Sinn Féin said equality rights for same-sex couples must be shared by citizens in the north and it will continue to campaign for the reform. 
Other high-profile supporters of the campaign include singer Brian Kennedy and Olympic boxer Paddy Barnes.
Simon Cunningham

April 8, 2015

Abuse, Blackmail and Violence Results of India’s Gay Sex Ban


                                                                               
                                                                             
NEW DELHI (Thomson Reuters Foundation) - When Rajan was followed by two men into a public toilet in Mumbai and forced to perform oral sex on them, the 31-year-old gay marketing professional realized this was the beginning of the end of his short-lived sexual freedom. 
"They knew I was gay. They were watching me and waiting. They filmed the whole thing and threatened to tell the police," Rajan, who did not want to disclose his full name, told the Thomson Reuters Foundation.
"Then they took me to an ATM and made me withdraw all the money I had which was 15,000 rupees ($240)... Even though society has not fully accepted us, the law was there to protect us. But now we are scared."
Rajan is one of thousands of people from India's lesbian, gay, bisexual and transgender community (LGBT) who have faced persecution after the world's largest democracy in December 2013 reinstated a colonial-era law banning gay sex, say activists.
They are campaigning to reverse this ruling by the Supreme Court, arguing the reinstated law has led to a surge in reports of gangs, as well as the police, intimidating, harassing, raping, blackmailing and extorting money from LGBT people.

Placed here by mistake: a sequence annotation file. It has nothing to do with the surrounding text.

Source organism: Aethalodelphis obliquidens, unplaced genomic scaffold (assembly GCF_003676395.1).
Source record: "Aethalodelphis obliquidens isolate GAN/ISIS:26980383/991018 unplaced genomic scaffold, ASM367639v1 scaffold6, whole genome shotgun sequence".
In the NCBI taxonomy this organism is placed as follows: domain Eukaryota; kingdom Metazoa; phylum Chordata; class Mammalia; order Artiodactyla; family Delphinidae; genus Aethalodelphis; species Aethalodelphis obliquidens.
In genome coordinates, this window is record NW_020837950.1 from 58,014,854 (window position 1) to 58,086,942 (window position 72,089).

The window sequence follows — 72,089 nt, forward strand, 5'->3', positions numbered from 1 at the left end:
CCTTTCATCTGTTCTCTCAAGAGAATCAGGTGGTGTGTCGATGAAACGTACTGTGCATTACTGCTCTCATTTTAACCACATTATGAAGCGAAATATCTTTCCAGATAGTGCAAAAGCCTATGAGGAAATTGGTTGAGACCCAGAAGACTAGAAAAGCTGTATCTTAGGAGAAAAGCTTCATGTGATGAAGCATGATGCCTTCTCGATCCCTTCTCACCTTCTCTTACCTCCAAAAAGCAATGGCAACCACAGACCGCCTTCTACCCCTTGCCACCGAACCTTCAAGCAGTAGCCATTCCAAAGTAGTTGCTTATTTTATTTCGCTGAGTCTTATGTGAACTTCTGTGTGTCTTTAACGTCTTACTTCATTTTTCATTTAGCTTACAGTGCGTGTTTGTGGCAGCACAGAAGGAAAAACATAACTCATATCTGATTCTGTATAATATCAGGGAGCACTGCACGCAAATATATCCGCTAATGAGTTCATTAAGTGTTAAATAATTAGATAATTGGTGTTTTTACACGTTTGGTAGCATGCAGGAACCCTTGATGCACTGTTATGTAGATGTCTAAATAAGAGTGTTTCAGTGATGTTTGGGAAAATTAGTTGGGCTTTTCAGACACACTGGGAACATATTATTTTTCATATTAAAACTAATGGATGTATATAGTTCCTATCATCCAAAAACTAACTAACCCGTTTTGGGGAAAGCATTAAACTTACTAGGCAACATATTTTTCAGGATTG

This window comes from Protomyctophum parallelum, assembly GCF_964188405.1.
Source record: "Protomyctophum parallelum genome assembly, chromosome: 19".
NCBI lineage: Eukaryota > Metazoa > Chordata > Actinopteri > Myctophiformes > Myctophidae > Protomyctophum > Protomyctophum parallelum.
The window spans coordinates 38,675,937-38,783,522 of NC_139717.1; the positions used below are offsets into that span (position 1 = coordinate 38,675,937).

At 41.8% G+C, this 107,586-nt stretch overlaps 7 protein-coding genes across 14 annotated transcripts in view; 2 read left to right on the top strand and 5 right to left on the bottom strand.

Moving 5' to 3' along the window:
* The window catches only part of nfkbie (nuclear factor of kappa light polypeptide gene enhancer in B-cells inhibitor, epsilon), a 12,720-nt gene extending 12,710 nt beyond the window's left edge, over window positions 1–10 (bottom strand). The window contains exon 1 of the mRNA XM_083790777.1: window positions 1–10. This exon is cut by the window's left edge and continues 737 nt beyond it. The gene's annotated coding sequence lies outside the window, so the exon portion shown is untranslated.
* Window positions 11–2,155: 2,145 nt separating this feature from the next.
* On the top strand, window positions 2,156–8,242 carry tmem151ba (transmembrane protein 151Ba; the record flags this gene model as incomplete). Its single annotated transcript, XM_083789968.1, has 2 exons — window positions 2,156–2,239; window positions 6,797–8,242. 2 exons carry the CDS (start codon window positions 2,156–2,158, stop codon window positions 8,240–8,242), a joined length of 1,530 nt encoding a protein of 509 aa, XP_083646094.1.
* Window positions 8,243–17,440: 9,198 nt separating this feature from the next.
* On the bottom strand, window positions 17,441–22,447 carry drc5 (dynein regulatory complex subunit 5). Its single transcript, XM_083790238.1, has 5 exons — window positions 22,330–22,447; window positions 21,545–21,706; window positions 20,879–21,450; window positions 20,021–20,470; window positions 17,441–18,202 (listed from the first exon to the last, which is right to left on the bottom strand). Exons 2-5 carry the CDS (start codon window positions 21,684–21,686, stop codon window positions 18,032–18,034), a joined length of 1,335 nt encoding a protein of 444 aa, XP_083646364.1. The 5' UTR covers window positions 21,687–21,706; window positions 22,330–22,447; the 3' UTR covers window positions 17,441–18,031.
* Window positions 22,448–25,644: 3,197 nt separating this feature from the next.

Gay sex is punishable by up to 10 years jail under this law.
"What is becoming increasingly common are gangs whose modus operandi is to befriend victims on gay dating sites, meet them in a hotel room, get them naked and take compromising pictures of them," said Sonal Giani, advocacy manager at the Humsafar Trust, a Mumbai-based charity which works for LGBT rights.
"These gangs threaten to report them to the police if they don't give them money. They often beat and sexually abuse the victims ... but the victims are so scared that they generally don't tell anyone."
"AGAINST THE ORDER OF NATURE"
There are no official figures on the number of cases. Most go unreported as victims are too scared to report crimes to the police fearing the newly reinstated law is used against them.
One case study in a report by the Coalition for Sex Workers and Sexuality Minority Rights documented a doctor duped into a relationship with two men who filmed him having sex and extorted 1.3 million rupees ($20,775) from him. The police were tipped off about extortion - but charged the victim.
In another incident, a woman who suspected her husband was having an affair installed a webcam in their bedroom and discovered he was sleeping with men. She took the footage to police who arrested her husband.
Charities like the Humsafar Trust say reports of abuse have almost trebled in the last year, with Giani documenting 500 reports of abuse of LGBT people in the states of Maharashtra, Goa, Rajasthan, Madhya Pradesh and Gujarat in 2014.
India has a rich history of eunuchs and male-to-female transgender people known as "hijras" who were respected and considered close confidants of emperors in the Mughal empire.
But British colonizers in 1860 introduced Section 377 to legislation that prohibited "carnal intercourse against the order of nature with any man, woman or animal" which was widely interpreted to refer to homosexual sex.